And yet Japan Sinks’ final episodes make the show worth rewatching. There’s a flurry of strong situations, characters hitting their personal peaks, and visuals that are valedictory and poetic amid stormy picture-book dreamscapes. The animation of Yuasa’s anime has always been most magical when it shows characters straining every sinew in their battles with the world. It goes all the way back to Yuasa’s 2004 film Mind Game, a film which climaxed with the heroes sprinting up a whale’s flooded throat.

Japan Sinks has several such climaxes. For one of the principal characters, the ultimate life-or-death battle turns out to be a reworking of a camp-classic moment from a vintage live-action disaster film. But it’s made wondrously sublime in animation, its struggles exquisitely drawn.

Elsewhere, there are more callbacks to Yuasa’s past anime. Rap music and relay racing, which were both in Devilman Crybaby, make return appearances. I enjoyed them much more this time round. The rap song in Japan Sinks is warmly hilarious in spelling out Yuasa’s thoughts on the country he’s destroying. The end of the last episode dissolves into lyrical snapshots, a la the finale of Mind Game.

And it’s not just Yuasa’s anime that are referenced. A chirpy toy robot plainly channels Haro from the Gundam franchise. There are also visual nods to the 1970s apocalypse series Future Boy Conan by Hayao Miyazaki, which had been celebrated just months ago in Yuasa’s TV show about budding animators, Keep Your Hands Off Eizouken!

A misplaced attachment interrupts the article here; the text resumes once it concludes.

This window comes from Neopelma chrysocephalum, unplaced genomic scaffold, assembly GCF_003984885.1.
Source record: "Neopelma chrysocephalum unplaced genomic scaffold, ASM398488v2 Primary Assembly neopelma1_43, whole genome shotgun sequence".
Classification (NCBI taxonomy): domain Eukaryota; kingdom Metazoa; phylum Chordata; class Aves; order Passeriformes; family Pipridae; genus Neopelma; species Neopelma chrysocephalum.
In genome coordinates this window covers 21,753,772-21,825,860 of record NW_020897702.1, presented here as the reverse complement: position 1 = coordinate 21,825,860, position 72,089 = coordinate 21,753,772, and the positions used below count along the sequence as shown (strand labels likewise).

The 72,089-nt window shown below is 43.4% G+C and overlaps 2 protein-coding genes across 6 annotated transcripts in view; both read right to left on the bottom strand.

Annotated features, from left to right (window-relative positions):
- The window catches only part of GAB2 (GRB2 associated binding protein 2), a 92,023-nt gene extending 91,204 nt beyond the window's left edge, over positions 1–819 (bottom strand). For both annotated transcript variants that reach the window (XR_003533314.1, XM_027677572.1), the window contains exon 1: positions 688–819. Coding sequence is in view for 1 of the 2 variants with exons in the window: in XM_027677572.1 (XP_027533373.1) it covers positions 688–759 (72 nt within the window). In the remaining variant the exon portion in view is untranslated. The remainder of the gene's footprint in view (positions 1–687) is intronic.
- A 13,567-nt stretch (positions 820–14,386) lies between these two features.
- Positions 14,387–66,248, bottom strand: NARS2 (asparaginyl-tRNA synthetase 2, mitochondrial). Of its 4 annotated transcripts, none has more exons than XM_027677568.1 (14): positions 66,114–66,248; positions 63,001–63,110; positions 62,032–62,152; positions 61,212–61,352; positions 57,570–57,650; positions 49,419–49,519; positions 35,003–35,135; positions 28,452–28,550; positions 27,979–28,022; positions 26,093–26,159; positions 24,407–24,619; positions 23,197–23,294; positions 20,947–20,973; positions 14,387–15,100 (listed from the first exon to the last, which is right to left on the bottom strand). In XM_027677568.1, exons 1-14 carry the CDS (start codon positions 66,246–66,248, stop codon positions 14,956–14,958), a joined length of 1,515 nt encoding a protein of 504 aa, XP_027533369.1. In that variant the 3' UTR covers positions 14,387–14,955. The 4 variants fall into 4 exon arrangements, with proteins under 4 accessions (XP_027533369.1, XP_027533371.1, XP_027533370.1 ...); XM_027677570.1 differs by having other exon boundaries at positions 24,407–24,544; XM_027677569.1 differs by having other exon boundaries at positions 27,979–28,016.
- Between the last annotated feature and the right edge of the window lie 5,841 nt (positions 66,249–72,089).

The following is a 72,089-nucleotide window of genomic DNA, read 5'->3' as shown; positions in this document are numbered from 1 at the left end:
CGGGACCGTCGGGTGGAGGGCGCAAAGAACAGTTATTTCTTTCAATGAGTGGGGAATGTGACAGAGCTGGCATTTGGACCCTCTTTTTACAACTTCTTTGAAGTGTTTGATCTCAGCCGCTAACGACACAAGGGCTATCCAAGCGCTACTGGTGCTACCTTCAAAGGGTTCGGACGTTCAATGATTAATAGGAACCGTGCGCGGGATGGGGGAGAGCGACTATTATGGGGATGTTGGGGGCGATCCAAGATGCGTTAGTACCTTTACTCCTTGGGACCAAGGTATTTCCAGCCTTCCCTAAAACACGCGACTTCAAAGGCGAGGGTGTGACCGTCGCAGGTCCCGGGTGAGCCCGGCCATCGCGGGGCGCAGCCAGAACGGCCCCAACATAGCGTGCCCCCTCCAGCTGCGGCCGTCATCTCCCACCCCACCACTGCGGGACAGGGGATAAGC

FORMAT: SERIES  AVAILABLE ON: STREAMING  FROM: NETFLIX RATING: TV-MA [US] 15[UK]  RUNNING TIME :  25-30 mins x  10 episodes

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IN A NUTSHELL: Often impressive and often frustrating, Japan Sinks 2020 is worth the journey for its splendid last episodes.














Andrew Osmond is a British Journalist specialising in animation and is the UK editor of Anime News Network. His books include BFI Classics: Spirited Away, 100 Animated Feature Films and Satoshi Kon: The Illusionist. His website is anime-etc.net